I must repeat, as I always do, that I am not opposed to the hijab (the headscarf). I am only addressing the face-obscuring garments that are cumbersome, dangerous, and exclude a woman from normal social interaction.
And, as I have said before, wherever burqas, chadris or the extreme Saudi or Iranian versions of female head, face, and body covering exist, you will probably find fundamentalist Islam and potentially infidel-hating, Jew-hating terrorists. Burqas and jihad go hand-in-hand.
There is another reason to ban the burqa in the West. Muslim girls and women are being beaten and even honor killed for refusing to wear this costume of utter subordination. Many (certainly not all) Muslim girls must toe the line in terms of how they dress or they will be threatened, beaten, acid-attacked, or even honor killed. If their families or roving self-appointed Vice and Virtue squads decide that they are looking too “Western,” or dressing in too modern a fashion, they will be punished.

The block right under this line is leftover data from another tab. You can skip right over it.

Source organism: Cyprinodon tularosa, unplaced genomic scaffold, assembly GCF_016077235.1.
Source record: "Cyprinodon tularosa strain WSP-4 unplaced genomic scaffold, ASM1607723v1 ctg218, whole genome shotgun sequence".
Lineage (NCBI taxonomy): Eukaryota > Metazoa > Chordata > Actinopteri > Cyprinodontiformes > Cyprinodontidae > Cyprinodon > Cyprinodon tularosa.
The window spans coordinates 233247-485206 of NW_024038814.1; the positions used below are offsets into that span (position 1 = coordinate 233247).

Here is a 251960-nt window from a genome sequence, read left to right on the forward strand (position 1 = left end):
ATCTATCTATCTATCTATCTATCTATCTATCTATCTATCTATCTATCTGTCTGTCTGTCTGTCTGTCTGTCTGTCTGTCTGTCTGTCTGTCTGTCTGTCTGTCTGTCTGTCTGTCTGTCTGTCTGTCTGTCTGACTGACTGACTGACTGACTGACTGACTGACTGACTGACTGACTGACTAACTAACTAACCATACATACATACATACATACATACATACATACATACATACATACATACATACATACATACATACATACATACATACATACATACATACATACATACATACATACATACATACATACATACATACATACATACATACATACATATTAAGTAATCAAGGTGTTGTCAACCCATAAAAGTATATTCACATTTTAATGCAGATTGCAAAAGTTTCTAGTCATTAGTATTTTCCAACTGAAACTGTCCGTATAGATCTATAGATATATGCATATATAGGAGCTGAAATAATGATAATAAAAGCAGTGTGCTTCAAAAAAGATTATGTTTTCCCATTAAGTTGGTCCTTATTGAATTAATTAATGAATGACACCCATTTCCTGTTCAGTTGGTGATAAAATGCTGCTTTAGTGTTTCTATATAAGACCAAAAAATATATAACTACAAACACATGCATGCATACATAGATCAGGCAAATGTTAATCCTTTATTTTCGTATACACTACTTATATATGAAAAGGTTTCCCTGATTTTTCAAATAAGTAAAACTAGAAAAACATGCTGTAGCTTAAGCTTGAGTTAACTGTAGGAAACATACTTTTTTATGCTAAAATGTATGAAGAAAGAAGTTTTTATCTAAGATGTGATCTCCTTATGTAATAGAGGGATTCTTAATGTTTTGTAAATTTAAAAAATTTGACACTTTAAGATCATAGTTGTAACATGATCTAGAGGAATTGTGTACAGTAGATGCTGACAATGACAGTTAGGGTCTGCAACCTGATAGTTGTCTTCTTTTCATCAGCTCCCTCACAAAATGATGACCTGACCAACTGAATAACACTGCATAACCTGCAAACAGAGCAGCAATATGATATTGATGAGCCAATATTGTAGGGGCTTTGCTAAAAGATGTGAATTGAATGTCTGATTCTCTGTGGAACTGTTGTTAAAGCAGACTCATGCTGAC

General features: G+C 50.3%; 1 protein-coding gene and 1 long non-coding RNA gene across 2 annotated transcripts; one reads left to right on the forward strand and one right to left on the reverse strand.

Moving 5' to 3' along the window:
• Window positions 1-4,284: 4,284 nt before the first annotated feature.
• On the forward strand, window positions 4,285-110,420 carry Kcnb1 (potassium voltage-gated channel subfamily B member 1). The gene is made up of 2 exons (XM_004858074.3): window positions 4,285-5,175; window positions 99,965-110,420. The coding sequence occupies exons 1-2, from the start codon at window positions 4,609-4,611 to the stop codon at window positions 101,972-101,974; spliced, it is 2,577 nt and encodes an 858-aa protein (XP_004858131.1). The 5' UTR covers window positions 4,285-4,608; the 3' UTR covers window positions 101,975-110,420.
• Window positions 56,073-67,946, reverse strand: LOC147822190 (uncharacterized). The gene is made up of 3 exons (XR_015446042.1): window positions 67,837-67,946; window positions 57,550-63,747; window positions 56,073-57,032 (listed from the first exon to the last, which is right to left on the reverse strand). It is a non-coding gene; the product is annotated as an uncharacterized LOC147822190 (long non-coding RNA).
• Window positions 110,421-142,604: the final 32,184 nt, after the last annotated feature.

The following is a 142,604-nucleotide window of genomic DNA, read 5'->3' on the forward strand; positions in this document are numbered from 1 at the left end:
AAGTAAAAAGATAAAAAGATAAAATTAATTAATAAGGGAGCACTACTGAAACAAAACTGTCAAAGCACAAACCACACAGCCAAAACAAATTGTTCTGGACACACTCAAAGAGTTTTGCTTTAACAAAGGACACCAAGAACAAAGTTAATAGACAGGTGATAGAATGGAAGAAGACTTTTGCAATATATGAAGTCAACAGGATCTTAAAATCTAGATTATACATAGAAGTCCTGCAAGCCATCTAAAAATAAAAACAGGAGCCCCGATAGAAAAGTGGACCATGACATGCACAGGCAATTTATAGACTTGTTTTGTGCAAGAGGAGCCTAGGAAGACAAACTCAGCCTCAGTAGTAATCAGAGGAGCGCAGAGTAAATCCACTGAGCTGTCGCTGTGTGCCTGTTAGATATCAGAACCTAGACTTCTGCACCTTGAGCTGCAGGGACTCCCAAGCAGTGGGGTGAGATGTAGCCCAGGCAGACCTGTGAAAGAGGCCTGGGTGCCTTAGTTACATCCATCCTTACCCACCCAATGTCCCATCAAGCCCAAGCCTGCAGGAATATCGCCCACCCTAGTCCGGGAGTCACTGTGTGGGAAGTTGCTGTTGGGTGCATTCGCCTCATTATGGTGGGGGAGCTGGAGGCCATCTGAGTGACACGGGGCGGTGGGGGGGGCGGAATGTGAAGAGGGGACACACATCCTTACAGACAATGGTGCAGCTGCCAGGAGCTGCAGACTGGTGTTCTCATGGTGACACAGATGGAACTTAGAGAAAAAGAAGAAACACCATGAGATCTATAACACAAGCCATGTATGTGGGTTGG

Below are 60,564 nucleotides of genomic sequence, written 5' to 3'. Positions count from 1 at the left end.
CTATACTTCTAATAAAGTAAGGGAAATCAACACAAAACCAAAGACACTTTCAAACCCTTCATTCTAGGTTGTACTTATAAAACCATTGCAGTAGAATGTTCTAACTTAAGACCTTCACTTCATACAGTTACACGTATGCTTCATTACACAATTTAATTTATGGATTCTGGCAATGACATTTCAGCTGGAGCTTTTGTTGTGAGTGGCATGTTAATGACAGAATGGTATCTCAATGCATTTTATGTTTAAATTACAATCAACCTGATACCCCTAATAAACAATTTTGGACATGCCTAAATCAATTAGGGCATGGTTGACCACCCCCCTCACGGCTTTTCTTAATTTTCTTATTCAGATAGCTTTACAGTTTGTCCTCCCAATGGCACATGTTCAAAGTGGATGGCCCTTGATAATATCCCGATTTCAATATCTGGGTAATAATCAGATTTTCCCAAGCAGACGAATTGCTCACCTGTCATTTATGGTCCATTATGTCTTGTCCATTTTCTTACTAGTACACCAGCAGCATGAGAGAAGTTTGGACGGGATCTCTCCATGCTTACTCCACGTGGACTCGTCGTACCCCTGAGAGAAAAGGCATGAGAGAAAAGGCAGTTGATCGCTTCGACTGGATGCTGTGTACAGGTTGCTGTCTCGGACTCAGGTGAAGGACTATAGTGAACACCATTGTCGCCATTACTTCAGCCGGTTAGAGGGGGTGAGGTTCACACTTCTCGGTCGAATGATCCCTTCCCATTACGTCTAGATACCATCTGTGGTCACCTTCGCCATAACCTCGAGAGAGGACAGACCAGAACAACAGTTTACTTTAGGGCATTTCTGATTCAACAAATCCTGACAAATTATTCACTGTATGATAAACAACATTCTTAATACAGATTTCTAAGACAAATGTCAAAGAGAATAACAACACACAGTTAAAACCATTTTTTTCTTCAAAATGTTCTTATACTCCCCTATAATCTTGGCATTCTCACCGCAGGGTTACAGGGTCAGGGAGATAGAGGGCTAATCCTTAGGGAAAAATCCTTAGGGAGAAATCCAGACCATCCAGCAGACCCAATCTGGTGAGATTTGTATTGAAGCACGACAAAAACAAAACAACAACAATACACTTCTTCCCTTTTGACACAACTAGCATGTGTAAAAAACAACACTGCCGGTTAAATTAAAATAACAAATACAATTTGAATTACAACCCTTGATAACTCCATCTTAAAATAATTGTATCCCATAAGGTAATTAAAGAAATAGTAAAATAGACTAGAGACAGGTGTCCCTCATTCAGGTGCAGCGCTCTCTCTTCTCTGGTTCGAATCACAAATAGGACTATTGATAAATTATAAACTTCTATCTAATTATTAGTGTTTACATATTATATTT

Young, including educated, Muslim women in the West are increasingly wearing oppressive Muslim garb in a show of resistance to infidel culture. Just yesterday in New York City, I saw, in ninety-degree heat, a casually dressed man followed by a woman in a severe and heavy hijab.
I have found that Muslim girls and women are at risk in the West when they attempt to assimilate. When they begin to want “Western” things, beginning with casual clothing, makeup, an education, non-Muslim friends, perhaps a non-Muslim boyfriend, perhaps a divorce from an illiterate and violent first cousin—that is when their fundamentalist families view them as “prostitutes” and kill them.
We in the West must strategize ways to protect those Muslims and ex-Muslims who choose to assimilate and to prosecute those who are violent towards them.
Copyright - Original materials copyright (c) by the authors.